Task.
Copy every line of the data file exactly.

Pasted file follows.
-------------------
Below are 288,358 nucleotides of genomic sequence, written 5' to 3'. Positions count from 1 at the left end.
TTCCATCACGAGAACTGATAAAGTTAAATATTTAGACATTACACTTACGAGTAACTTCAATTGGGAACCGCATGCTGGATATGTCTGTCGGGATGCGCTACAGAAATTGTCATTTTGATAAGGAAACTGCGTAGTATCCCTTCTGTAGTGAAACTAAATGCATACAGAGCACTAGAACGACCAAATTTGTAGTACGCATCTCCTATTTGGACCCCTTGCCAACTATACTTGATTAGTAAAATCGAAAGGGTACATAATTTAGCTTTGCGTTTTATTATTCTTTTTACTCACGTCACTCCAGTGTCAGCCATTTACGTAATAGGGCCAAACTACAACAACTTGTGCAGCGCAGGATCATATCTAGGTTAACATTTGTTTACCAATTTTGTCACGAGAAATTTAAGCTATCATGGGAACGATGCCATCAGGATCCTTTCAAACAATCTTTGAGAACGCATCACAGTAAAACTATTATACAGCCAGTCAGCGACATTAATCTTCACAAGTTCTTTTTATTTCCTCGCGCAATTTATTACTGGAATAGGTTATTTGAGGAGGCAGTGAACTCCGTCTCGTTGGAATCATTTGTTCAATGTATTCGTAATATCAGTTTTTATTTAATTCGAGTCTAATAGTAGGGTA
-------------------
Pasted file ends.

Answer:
Below are 288,358 nucleotides of genomic sequence, written 5' to 3'. Positions count from 1 at the left end.
TTCCATCACGAGAACTGATAAAGTTAAATATTTAGACATTACACTTACGAGTAACTTCAATTGGGAACCGCATGCTGGATATGTCTGTCGGGATGCGCTACAGAAATTGTCATTTTGATAAGGAAACTGCGTAGTATCCCTTCTGTAGTGAAACTAAATGCATACAGAGCACTAGAACGACCAAATTTGTAGTACGCATCTCCTATTTGGACCCCTTGCCAACTATACTTGATTAGTAAAATCGAAAGGGTACATAATTTAGCTTTGCGTTTTATTATTCTTTTTACTCACGTCACTCCAGTGTCAGCCATTTACGTAATAGGGCCAAACTACAACAACTTGTGCAGCGCAGGATCATATCTAGGTTAACATTTGTTTACCAATTTTGTCACGAGAAATTTAAGCTATCATGGGAACGATGCCATCAGGATCCTTTCAAACAATCTTTGAGAACGCATCACAGTAAAACTATTATACAGCCAGTCAGCGACATTAATCTTCACAAGTTCTTTTTATTTCCTCGCGCAATTTATTACTGGAATAGGTTATTTGAGGAGGCAGTGAACTCCGTCTCGTTGGAATCATTTGTTCAATGTATTCGTAATATCAGTTTTTATTTAATTCGAGTCTAATAGTAGGGTA